With increasing food insecurity by the day, the iron ladies of this house must ensure that the food they get in charity must last them long enough to sustain as they have no idea when the water around their house and in their village will recede, or when they will receive proper help and aid. They are living in constant uncertainty. The only hope they have is their prayer and the belief that help will come. “We mostly eat one meal a day. That meal consists of some flour we cook together with chopped onions, chillies and rarely tomatoes (chutney). We cook all of it together because we do not have enough fire-wood or fuel so we cannot waste it on cooking roti and curry separately. The chai we make is not what we used to have before. Our chai was very good, now it’s just like warm water.”

“Many of us have not stepped out of this house since the floods. We stay here and look after the house and the little children. We do not let them go out much and have to guard them well as there are many snakes in the water that come to our house too. We have heard that a lot of the children in our village have also gotten sick. Moreover, just one trip, one side of the way, costs 50 rupees (US $0.21) per person. We cannot afford this ride up to the road so we let our sons and men bring to us what we need and what they can bring,” shared Tejan.

Skin and eye infections have become increasingly common among displaced residents of this village. Even the families living on the road cross through the water now and then and are exposed to all sorts of water borne infections. Tejan confirmed that the younger mothers in her house needed health and medical support, especially the ones with small babies. They could not afford going to the roadside in a boat, let alone traveling some far distance to a hospital.

While proudly walking us through her house, Tejan stopped at a door. A door that once led to her backyard blooming with fresh vegetables. With tears in her eyes, she showed us how it was all under 8 to 10 feet of water. This house was once her sanctuary, a place she was proud of and where all her happy memories were lived. If given a choice, she would never leave this house but living in the current conditions was challenging. They were without clean water, food, clean clothes, a secure house and a livelihood. The walls of their house were leaking and most of their outer walls were totally damaged. The only thing still intact was their dignity and that they will not let go off.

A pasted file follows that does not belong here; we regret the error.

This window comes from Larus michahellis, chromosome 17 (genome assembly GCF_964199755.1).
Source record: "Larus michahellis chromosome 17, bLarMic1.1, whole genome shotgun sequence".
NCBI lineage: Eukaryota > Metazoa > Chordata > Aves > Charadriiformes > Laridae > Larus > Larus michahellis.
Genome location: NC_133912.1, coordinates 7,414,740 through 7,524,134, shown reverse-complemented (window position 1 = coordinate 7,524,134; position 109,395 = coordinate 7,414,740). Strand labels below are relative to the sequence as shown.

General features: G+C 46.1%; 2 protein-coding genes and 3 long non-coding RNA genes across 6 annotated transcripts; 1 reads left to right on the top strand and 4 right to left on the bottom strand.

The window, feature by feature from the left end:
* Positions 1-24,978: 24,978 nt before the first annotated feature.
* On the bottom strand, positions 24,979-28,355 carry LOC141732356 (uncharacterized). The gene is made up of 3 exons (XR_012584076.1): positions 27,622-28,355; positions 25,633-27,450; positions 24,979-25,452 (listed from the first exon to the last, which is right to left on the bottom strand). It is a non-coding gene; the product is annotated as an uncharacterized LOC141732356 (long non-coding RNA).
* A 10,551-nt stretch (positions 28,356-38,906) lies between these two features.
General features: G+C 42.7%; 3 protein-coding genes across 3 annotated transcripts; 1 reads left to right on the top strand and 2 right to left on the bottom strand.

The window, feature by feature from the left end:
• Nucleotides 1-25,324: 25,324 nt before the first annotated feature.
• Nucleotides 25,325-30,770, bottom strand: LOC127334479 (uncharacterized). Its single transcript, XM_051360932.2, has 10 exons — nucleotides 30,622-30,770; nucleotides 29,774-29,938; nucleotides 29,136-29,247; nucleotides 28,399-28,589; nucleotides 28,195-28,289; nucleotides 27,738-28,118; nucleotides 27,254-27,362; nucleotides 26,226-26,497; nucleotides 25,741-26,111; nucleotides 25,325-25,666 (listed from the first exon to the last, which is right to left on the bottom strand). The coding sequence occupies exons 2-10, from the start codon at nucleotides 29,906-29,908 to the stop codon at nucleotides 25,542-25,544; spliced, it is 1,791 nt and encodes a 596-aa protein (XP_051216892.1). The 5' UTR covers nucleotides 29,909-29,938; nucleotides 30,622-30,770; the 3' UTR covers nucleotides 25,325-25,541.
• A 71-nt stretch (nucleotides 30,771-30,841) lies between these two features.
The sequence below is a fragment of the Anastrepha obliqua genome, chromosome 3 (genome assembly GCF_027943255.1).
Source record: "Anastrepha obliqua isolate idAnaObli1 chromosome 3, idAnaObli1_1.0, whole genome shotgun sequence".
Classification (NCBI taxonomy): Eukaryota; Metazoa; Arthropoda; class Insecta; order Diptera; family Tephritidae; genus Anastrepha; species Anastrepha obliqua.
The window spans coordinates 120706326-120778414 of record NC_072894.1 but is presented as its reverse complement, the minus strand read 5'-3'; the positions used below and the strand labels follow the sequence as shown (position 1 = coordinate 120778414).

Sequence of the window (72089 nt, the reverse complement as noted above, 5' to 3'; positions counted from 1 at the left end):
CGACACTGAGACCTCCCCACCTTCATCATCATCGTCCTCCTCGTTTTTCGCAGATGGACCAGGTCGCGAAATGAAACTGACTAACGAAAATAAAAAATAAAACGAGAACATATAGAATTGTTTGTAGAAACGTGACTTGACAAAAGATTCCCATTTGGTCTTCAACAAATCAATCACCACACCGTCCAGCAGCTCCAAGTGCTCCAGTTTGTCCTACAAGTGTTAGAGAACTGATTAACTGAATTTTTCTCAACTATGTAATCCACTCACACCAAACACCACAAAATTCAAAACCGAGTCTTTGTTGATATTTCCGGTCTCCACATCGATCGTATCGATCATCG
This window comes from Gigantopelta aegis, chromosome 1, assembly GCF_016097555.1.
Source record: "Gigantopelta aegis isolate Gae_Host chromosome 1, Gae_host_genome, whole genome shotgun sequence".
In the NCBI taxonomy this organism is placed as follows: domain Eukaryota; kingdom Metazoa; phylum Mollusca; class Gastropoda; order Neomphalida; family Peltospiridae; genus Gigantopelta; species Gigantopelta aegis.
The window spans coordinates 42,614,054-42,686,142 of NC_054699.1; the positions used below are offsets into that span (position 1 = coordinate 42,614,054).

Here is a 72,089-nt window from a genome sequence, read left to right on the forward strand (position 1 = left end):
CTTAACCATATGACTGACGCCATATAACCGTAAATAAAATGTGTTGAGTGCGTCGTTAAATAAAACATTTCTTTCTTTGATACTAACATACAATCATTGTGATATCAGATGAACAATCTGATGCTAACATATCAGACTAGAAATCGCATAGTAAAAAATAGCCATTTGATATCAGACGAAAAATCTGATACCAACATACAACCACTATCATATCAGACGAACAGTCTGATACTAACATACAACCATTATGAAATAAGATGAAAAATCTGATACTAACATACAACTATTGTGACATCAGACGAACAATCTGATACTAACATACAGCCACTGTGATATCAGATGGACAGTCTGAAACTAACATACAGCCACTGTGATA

[1] A traditional woven bed used across South Asia

Thirteen-year-old Luqman looks outside his window, their house surrounded by up to 10 feet of contaminated water at all sides. Luqman is the only boy in a house full of women in a far corner of a deserted village deep in flood water. The only way to access the house is in a boat that costs PKR 50 for one person, one way, from the main road. He must take care of his mother, his younger siblings, his aunts and grandmother who have been asked to stay in their flood-hit house to safeguard the honour of their Baloch family. The older men of the house have evacuated to safer grounds and in make-shift shelters on the canal banks and roadside in search of relief and in-kind assistance.

Luqman was a regular student at the Public Boys Schools in their neighbourhood in village Sayandad Alyari of Jhudo district, Sindh. He was studying in Grade 6 and was very proud of his academic accomplishments so far. Excitedly, he took out his last report card and showed it to us with gleaming eyes. Since monsoon rains hit Jhudo district in early June, the public school in their village has been shut down for two months now.

Missing his school days, his friends and even the homework he got, Luqman is growing more and more tired and frustrated in his house. He has no one to play with. All of his friends and relatives from the village have evacuated to the roadside while he is stuck in the water-guarded house. His mother and grandmother do not allow him to wander off outside the premises due to a growing number of snakes in the water around and a high probability of skin infections caused mainly from water contamination. Many children and people from their village are falling sick and catching skin infections.